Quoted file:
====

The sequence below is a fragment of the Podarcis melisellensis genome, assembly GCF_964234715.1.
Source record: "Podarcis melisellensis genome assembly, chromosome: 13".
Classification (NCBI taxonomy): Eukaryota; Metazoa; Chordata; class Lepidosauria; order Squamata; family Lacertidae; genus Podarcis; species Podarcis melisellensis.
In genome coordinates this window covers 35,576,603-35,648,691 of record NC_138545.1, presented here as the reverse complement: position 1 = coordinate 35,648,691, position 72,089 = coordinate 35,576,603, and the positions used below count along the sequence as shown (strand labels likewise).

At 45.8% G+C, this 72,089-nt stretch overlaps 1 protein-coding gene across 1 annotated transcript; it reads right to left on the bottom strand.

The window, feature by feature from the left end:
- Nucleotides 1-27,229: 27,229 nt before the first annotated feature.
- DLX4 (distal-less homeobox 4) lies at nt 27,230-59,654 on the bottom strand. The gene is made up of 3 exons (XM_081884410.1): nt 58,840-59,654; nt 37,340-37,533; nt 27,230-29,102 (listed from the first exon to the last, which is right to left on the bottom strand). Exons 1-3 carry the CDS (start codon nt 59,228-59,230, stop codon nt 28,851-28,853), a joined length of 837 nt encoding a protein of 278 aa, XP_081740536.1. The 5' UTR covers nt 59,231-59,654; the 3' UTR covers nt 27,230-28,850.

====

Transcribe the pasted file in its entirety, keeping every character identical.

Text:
The sequence below is a fragment of the Podarcis melisellensis genome, assembly GCF_964234715.1.
Source record: "Podarcis melisellensis genome assembly, chromosome: 13".
Classification (NCBI taxonomy): Eukaryota; Metazoa; Chordata; class Lepidosauria; order Squamata; family Lacertidae; genus Podarcis; species Podarcis melisellensis.
In genome coordinates this window covers 35,576,603-35,648,691 of record NC_138545.1, presented here as the reverse complement: position 1 = coordinate 35,648,691, position 72,089 = coordinate 35,576,603, and the positions used below count along the sequence as shown (strand labels likewise).

At 45.8% G+C, this 72,089-nt stretch overlaps 1 protein-coding gene across 1 annotated transcript; it reads right to left on the bottom strand.

The window, feature by feature from the left end:
- Nucleotides 1-27,229: 27,229 nt before the first annotated feature.
- DLX4 (distal-less homeobox 4) lies at nt 27,230-59,654 on the bottom strand. The gene is made up of 3 exons (XM_081884410.1): nt 58,840-59,654; nt 37,340-37,533; nt 27,230-29,102 (listed from the first exon to the last, which is right to left on the bottom strand). Exons 1-3 carry the CDS (start codon nt 59,228-59,230, stop codon nt 28,851-28,853), a joined length of 837 nt encoding a protein of 278 aa, XP_081740536.1. The 5' UTR covers nt 59,231-59,654; the 3' UTR covers nt 27,230-28,850.